Monday, April 15, 2024

SCOTUS to Rule on Indefinite Immigrant Detention


The right of due process is a core tenet of American values. But the issue before the U.S. Supreme Court in oral arguments on Wednesday raises fundamental questions about the scope of those rights for immigrants. Does the federal government have the authority to detain immigrants indefinitely? Or, should immigrants be given the opportunity for release on bond — like all U.S. citizens — once their detention time exceeds a certain limit?

Michael Tan, staff attorney for the ACLU’s Immigrant’s Rights Project, said that while immigrants with the weakest cases would quickly cycle out of detention, the people with the greatest chance of fighting deportation also suffered the harshest consequences. “This is one of the sad ironies of this case,” Tan said. “The people who have the longest period of detention are usually the ones with the strongest cases to stay in the U.S.”

In the case before the high court, Jennings v. Rodriguez, an incomplete panel of eight justices will hear arguments out of a class action lawsuit filed by the ACLU. More than 1,000 immigrants claimed they faced prolonged detention times in facilities throughout California. And not all held in immigrant detention were undocumented. The Ninth Circuit Court of Appeals weighed in last year, ruling that at the six month mark of detention, non-citizens must be given an opportunity to prove they are not a danger to the community or a flight risk if released.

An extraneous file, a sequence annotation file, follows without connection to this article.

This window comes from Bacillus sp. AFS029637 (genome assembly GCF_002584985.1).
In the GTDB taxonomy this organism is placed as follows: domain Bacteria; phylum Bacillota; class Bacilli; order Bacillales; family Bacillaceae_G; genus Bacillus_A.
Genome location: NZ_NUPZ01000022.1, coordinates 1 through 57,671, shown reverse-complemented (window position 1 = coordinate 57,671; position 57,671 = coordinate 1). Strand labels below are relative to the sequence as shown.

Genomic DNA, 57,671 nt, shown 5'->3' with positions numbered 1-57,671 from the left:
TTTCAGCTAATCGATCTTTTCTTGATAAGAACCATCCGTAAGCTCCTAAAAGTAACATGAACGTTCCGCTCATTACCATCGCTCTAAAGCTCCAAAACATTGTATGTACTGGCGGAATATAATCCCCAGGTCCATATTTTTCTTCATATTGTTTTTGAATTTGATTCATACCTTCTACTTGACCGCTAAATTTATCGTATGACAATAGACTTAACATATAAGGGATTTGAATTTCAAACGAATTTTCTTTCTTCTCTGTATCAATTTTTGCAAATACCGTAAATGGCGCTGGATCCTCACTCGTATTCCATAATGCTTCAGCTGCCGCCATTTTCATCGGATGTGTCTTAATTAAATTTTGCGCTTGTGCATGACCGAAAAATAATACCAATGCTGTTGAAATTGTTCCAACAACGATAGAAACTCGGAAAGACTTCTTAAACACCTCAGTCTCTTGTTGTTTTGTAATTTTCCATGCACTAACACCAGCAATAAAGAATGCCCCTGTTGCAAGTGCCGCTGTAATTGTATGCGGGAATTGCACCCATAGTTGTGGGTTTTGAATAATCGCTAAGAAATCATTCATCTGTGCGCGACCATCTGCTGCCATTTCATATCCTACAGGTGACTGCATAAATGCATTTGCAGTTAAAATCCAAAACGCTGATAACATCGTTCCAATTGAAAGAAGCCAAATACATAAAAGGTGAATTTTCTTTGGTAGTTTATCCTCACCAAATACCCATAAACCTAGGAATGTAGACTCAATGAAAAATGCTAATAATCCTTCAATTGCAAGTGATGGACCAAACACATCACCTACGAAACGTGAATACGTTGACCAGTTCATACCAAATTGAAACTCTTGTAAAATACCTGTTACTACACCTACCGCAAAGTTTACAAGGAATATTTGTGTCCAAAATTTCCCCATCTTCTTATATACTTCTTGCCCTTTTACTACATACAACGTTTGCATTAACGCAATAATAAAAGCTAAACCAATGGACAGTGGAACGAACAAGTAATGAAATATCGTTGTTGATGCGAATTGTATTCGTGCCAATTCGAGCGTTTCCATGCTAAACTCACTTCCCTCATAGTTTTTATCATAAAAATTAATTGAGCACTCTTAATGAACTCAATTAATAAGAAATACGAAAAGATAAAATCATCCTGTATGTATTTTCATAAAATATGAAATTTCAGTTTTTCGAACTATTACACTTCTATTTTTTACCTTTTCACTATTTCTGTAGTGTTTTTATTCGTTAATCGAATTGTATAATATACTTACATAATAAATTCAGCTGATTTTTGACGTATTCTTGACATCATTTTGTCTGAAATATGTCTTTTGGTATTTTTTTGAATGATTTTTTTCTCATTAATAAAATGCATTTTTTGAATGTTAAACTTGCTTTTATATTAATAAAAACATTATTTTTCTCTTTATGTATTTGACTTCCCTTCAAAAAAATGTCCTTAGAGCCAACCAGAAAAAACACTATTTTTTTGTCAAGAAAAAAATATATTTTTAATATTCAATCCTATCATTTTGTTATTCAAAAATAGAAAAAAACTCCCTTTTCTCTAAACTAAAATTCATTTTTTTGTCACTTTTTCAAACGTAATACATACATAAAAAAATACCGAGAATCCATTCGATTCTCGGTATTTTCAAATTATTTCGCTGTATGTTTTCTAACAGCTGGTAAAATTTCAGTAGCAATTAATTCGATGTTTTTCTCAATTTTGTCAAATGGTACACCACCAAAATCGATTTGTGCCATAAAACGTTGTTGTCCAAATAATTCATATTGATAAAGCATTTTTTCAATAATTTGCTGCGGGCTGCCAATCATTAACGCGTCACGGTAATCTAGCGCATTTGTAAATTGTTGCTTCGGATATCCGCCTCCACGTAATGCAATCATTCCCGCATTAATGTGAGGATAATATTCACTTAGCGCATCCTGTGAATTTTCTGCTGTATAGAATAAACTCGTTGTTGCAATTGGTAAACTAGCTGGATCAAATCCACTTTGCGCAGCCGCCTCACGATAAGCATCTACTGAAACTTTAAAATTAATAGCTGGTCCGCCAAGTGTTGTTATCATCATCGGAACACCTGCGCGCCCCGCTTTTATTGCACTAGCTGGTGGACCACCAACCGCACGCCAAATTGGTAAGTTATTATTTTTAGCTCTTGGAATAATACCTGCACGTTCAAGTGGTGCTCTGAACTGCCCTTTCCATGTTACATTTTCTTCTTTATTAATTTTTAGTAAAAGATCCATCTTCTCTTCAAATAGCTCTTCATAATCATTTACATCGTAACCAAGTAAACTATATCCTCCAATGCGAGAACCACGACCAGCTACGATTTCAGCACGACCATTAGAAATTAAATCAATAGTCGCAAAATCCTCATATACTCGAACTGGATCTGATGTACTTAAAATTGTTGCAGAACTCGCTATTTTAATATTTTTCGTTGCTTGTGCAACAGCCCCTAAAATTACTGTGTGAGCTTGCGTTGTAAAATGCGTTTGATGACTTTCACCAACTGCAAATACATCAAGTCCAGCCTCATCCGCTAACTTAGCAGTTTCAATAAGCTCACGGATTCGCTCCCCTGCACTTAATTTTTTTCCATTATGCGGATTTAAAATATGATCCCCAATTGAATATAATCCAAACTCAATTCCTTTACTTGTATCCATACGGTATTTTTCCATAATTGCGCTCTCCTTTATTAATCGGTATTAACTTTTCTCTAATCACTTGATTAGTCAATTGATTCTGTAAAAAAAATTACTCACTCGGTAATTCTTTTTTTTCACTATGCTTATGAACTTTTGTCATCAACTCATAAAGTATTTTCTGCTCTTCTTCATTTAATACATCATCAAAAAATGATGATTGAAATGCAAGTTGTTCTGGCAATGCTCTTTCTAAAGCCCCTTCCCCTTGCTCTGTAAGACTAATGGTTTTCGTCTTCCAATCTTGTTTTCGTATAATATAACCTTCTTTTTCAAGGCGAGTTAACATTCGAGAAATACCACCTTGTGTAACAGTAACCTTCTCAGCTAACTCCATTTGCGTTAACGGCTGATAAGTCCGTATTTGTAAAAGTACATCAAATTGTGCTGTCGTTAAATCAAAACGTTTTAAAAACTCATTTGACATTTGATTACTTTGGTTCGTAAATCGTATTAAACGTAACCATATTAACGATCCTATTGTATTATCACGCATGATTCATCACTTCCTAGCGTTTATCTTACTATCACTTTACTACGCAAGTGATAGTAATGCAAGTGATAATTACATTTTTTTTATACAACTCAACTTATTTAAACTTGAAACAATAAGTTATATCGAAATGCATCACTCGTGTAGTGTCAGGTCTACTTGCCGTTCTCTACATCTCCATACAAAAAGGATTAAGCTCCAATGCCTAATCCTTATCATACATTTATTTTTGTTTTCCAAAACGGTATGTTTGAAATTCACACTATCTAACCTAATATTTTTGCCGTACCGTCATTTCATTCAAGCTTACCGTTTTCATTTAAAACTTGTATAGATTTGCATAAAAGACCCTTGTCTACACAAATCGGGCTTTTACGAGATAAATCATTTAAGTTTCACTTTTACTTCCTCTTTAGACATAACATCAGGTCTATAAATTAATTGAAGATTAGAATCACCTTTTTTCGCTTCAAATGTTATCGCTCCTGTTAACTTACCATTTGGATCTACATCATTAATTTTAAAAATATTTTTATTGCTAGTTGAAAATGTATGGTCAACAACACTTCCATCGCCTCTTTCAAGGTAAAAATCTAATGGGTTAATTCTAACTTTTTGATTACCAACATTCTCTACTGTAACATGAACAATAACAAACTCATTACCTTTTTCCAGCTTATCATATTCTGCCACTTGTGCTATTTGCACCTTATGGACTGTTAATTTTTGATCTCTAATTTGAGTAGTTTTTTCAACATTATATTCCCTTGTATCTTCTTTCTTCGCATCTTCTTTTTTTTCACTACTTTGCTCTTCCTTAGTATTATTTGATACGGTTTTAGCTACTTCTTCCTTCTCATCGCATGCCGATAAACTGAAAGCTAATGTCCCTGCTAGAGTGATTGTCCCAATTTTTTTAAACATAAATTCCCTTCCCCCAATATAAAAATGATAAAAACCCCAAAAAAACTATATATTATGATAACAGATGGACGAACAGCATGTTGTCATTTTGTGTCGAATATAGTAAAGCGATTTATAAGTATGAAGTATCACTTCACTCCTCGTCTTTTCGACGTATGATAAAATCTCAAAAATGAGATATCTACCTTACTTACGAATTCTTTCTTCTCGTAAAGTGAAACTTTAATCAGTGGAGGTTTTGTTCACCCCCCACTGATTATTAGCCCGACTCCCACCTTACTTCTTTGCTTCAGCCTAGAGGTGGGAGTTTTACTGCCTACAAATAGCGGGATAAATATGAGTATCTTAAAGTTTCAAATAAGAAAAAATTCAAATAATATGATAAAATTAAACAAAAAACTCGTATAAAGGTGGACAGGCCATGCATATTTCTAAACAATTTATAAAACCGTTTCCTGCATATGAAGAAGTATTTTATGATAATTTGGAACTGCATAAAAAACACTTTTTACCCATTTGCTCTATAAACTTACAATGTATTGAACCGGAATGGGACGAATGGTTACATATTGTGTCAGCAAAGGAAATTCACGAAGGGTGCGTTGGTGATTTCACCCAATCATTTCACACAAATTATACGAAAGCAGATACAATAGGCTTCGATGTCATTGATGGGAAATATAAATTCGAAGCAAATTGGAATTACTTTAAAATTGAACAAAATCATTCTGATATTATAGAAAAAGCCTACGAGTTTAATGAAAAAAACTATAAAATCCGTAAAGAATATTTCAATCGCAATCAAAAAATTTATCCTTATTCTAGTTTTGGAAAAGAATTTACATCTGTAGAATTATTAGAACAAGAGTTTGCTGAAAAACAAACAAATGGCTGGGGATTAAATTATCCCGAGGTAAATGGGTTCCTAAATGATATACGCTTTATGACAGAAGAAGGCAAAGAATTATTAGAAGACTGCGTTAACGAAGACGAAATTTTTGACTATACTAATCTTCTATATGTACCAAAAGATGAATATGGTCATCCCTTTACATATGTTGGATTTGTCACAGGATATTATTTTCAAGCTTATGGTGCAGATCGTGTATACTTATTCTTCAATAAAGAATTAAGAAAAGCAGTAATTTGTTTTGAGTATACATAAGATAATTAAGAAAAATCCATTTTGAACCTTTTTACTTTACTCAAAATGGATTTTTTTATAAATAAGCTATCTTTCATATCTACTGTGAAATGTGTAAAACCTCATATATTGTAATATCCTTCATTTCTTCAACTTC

The Obama administration is now pushing back. In the government’s brief filed this year, Gershengorn said it was not up to the courts to rewrite what Congress had already outlined. “Congress weighed the interests in controlling the border, protecting the public from criminal aliens, affording individual aliens adequate protections and opportunities for relief and review, and minimizing the adverse foreign-relations impact of U.S. immigration law,” the DOJ wrote.

In the 2003 case Demore v. Kim, the Department of Justice reported that detention times for immigrants averaged around five months. But those figures were grossly understated. The DOJ was forced to later to admit that in reality, detention times exceeded a full year. Acting Solicitor General Ian Heath Gershengorn apologized for the error in August —14 years after the high court used that data in its decision. Since Demore, lower courts have determined that there should be a bright line indicating how long detention without judicial review was considered unreasonable.

NBC News